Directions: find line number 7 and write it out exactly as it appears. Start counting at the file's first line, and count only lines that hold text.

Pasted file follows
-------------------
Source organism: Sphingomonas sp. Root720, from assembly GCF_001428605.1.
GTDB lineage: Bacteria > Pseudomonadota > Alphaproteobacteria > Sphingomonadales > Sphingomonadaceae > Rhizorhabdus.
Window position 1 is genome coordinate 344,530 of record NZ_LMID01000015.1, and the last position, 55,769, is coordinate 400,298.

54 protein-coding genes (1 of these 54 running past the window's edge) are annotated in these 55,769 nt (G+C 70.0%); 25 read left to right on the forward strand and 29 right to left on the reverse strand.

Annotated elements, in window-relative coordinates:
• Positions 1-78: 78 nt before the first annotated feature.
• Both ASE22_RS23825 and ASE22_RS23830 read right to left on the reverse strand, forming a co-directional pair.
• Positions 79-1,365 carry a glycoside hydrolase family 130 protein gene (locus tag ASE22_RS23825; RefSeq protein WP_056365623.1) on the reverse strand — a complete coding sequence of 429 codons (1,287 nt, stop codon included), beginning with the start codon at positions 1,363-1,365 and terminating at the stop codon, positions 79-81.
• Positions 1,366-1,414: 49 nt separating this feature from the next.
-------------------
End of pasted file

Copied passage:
• Both ASE22_RS23825 and ASE22_RS23830 read right to left on the reverse strand, forming a co-directional pair.